Big thank you from

It's a tough old life in the Civil Service

by THE RAMBLER - Part One - 12/07/02

MY former Civil Service colleague (I'll still call him 'Fred from Clabby'), has jogged my memory with anecdotes from pre-war days which I have enjoyed. They should be suitable for holiday reading - light relief.

When we gained entry to the Stormont service via the open competition for clerkships we were instructed to report to F C Moore at the Unemployment Assistance Board (UAB for short), Headquarters, at Tyrone House, Ormeau Avenue, Belfast.

The"UAB was an autonomous quango. The intention being to keep the relief of need free of party politics. A prominent ex-linen lord, 'Richard Rowley', to use his literary nom-de-plume chaired the Board. His real name was Williams, but he was renowned as 'the poet of the Mournes'.

FC was a fatherly figure, ex-Dublin Castle when the Stormont government was set up. After a brief introductory meeting, he handed us over to Tom Elwood, a senior Principal Officer in the service. Elwood was officious and full of self importance, widely-publicised as a preacher. His theme with us was mostly 'Thou must not!'

Messrs Hull, Kennedy, Masterson, Grant, Noble and Smyth were all appointed to the UAB simultaneously as schoolboy entrants. Noble was an incorrigible prankster who hailed from Ards and never settled to a hum-drum life as a pen pusher. Instead, he soon joined the RAF and shook the Stormont dust off his feet to seek a bit of action. Later, he became a pilot with a civil airline.


Noble's first feat was to set himself up as guide to shepherd some of the new entrants to Frederick Street office, where they were sent by Elwood. He 'knew the city' (he claimed). He didn't! Instead he lost his sheep and Elwood nearly 'did his nut' when his flock failed to turn up at Frederick Street for quite awhile. They got there eventually where they were assigned to the assessment branch', a large open-plan office which had the standard Board of Works well polished lino floor. Bill Irwin ruled there with an iron fist. Silence, reigned, discipline was strict - all work and no nonsense.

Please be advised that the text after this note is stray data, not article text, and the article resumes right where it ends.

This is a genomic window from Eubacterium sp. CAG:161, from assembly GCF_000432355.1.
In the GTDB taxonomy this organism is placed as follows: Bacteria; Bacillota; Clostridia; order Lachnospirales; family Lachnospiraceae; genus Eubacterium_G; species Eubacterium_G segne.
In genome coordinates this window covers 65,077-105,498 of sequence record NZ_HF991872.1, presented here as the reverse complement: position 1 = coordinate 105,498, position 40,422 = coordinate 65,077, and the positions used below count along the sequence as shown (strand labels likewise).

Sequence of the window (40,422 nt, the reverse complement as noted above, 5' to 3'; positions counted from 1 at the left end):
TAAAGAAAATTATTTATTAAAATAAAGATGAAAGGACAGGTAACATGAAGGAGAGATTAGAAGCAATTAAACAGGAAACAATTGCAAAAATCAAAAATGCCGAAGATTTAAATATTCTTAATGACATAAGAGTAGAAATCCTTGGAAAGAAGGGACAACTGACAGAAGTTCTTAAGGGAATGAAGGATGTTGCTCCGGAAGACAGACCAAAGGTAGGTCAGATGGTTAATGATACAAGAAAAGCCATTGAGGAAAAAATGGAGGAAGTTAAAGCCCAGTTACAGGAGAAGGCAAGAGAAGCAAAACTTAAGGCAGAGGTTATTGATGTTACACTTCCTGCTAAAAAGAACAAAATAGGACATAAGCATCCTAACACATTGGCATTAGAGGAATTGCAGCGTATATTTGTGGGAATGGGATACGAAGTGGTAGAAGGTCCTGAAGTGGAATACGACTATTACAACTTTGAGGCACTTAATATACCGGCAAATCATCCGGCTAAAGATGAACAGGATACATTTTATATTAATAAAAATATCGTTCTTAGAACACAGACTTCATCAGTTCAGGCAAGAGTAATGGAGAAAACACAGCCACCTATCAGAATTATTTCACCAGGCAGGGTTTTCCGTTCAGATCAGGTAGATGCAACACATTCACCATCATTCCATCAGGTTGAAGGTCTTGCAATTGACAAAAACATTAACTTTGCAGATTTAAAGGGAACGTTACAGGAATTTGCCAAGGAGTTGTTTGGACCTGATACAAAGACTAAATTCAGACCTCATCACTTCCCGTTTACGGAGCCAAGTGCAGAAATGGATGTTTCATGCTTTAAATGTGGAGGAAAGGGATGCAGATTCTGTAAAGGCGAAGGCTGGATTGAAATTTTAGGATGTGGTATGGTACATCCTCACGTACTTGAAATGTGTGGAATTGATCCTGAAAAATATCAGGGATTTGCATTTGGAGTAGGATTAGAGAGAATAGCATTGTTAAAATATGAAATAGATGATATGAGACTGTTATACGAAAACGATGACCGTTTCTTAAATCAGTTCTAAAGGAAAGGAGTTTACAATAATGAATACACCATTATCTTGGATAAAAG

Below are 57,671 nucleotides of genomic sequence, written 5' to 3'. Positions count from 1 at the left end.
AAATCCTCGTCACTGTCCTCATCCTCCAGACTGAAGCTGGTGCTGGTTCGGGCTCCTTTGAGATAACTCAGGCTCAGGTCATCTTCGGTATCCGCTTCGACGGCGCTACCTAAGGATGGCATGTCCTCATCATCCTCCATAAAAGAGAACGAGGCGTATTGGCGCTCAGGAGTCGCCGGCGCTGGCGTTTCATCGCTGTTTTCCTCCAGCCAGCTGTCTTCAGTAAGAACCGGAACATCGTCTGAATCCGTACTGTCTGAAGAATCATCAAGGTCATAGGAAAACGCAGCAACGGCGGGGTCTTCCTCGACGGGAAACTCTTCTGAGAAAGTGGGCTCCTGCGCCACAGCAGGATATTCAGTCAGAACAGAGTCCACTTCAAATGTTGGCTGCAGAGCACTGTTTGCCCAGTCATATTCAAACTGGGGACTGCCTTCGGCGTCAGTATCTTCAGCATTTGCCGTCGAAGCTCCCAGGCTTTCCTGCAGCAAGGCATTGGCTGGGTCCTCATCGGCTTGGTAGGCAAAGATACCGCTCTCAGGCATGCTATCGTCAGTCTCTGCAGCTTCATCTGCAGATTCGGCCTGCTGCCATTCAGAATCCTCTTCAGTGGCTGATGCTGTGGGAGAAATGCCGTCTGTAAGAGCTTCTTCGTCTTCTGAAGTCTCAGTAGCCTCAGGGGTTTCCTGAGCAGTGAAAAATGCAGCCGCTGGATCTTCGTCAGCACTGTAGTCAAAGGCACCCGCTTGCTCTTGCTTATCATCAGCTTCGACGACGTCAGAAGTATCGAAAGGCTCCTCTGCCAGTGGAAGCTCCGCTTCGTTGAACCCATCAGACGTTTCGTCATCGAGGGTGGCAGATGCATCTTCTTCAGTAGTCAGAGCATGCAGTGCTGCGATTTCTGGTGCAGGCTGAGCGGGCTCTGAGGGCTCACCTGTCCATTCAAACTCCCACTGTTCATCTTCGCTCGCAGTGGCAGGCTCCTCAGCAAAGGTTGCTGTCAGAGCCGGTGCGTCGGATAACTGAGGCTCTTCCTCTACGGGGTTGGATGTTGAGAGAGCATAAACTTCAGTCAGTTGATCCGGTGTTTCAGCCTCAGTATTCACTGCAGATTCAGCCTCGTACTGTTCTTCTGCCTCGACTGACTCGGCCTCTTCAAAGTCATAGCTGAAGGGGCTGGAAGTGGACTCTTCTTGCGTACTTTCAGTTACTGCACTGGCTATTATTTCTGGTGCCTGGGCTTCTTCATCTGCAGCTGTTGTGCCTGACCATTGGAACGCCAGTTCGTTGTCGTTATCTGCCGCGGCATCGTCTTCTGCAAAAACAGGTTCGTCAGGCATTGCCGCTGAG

Noble was a rebel, at one juncture, fed up with the atmosphere, he yelled out: "Who is afraid of the big bad wolf?" Irwin nearly needed a change of underwear! Sacrilege, absolute sacrilege! However, he let it pass. He had little option.

The floor covering was important. The assessing room was spacious. It held 60 male staff, seated at tables, with plenty of open space. The entrance was at the far end from Irwin's seat. He always entered well on time and took off his jacket, hung it on a hanger and put on a well-worn garment which had plenty of `beggar pleats' and leather elbows. Once dressed, he surveyed the room before settling down. One could have heard a pin dropping. Bill didn't allow any chat. Everyone present?

Noble was never early. Just last in, a few minutes late always.

I well remember his downfall. As usual he strode in at about five past two, with his folded raincoat slung over his shoulder. He used long strides and; sadly, his heels left him as he headed for the coat rack. Down he came, flat on his back, with an almighty thud. Not a word was spoken, just a few titters! Billie's face was like thunder as Noble slowly picked himself up and dusted himself down.


The rest of the Board's staff were ex-service personnel. All but a tier of seniors clerks were 'temporary', ie, weekly paid men. Naturally, they did not welcome the influx of permanent pensionable schoolboy entrants, but, personally, I never experienced anything but fatherly patronage. We had no canteen, just the boiler room for a cuppa.

More about that next week with Irwin's welcome (sic) for organ grinders.
To be continued...

Ulster Star